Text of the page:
Been reading The Myth of Certainty (InterVarsity,1986) by Daniel Taylor. In it, he describes so well how I feel whenever speaking for or writing about the Lord Almighty, the Holy One, the I AM. Taylor says,
“It’s not the prospect of failure that is frightening. What, God forbid, if one should succeed? Imagine a dozen people believing whatever you tell them to believe; imagine a thousand, ten thousand, a countless following. How many times in the wilderness did Moses wonder if that burning bush had just been desert heatstroke?
“Consider the television preacher and how fearfully he is made. I do not abuse him for being on television–it is the highest hill around. I do not complain that he asks for money–he has many barns to build. I allow him even his politics and prejudices (even as I wince when he makes them God’s) because I have politics and prejudices as well. But I do stand amazed at one thing. Where, someone tell me, did he get this burning confidence? Not his confidence before men and women–the psychology of that I can understand–but this confidence before God. Did he talk to a burning bush? Is he certain his sacrifice is not a stench in God’s nostrils? Why are there no signs of ashes on his head? Why does he seem unconcerned with such questions? Even ‘send me’ Isaiah despaired of his unclean lips.”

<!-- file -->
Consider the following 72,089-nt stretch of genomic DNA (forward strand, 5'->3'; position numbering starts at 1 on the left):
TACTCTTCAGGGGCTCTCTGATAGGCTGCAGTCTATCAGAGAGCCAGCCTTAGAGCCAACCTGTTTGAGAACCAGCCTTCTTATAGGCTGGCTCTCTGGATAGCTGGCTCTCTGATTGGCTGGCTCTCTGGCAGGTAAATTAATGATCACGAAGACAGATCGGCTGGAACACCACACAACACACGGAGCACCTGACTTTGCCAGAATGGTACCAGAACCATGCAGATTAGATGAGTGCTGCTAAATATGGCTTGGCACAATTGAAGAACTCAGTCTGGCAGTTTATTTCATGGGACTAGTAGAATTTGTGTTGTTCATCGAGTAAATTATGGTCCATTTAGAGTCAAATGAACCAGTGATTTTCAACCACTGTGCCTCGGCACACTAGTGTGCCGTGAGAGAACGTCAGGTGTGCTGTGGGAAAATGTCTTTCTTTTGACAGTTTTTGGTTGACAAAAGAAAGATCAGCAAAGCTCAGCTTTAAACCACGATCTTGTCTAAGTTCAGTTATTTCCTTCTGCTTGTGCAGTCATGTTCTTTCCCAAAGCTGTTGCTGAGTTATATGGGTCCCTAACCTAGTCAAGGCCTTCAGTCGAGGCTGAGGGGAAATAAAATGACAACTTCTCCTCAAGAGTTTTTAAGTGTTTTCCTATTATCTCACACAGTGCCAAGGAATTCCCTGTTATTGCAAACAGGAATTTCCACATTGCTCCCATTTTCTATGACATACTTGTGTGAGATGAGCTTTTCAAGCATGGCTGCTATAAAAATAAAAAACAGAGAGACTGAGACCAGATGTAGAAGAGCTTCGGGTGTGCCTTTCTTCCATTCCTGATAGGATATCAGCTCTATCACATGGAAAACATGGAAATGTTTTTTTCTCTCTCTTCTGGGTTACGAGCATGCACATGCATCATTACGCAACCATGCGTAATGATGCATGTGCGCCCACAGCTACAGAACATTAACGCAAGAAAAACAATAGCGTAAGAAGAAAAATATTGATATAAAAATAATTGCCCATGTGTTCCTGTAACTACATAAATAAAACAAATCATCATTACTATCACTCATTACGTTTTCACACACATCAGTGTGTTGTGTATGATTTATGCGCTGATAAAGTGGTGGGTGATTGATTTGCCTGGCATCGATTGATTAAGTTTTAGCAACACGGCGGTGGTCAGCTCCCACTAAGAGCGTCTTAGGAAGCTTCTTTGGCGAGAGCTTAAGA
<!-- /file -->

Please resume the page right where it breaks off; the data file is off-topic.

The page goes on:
I doubly love this passage: First, because it’s simply great writing, and second, because it’s exactly how I feel when standing or sitting to speak of or for God. Whether writing or teaching, this is the battle in my mind. How can I do this with any measure of certainty? And yet, how can I not?
Taylor concludes, “And yet there are reasons to speak, even a responsibility to do so.”
And so we speak and teach and write for God, but we do it trembling.